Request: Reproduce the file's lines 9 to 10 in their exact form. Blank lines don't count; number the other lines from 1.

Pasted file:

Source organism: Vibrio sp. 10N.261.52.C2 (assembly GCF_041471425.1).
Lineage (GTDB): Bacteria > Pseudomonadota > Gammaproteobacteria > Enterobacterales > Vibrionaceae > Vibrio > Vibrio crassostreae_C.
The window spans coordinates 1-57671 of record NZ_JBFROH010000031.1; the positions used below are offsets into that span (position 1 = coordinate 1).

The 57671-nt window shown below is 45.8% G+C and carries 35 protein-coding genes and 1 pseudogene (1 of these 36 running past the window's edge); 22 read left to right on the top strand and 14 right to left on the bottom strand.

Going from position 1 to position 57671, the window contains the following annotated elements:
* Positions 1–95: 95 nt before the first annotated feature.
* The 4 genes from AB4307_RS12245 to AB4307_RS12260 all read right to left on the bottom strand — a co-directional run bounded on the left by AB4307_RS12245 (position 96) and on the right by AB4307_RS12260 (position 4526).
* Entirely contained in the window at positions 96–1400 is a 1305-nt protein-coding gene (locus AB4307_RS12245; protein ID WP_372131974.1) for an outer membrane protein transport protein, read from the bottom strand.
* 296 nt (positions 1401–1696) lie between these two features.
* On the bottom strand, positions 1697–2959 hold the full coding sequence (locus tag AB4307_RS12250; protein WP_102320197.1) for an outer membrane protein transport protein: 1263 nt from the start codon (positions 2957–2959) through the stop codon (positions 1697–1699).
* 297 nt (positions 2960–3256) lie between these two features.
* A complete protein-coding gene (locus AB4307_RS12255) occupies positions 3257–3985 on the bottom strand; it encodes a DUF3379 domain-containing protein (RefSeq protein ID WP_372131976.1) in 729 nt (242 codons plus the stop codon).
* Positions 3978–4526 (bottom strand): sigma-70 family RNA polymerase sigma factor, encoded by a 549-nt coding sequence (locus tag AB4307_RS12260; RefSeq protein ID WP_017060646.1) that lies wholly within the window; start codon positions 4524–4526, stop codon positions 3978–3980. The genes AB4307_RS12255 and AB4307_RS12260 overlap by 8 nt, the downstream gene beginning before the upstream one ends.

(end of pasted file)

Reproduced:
* 296 nt (positions 1401–1696) lie between these two features.
* On the bottom strand, positions 1697–2959 hold the full coding sequence (locus tag AB4307_RS12250; protein WP_102320197.1) for an outer membrane protein transport protein: 1263 nt from the start codon (positions 2957–2959) through the stop codon (positions 1697–1699).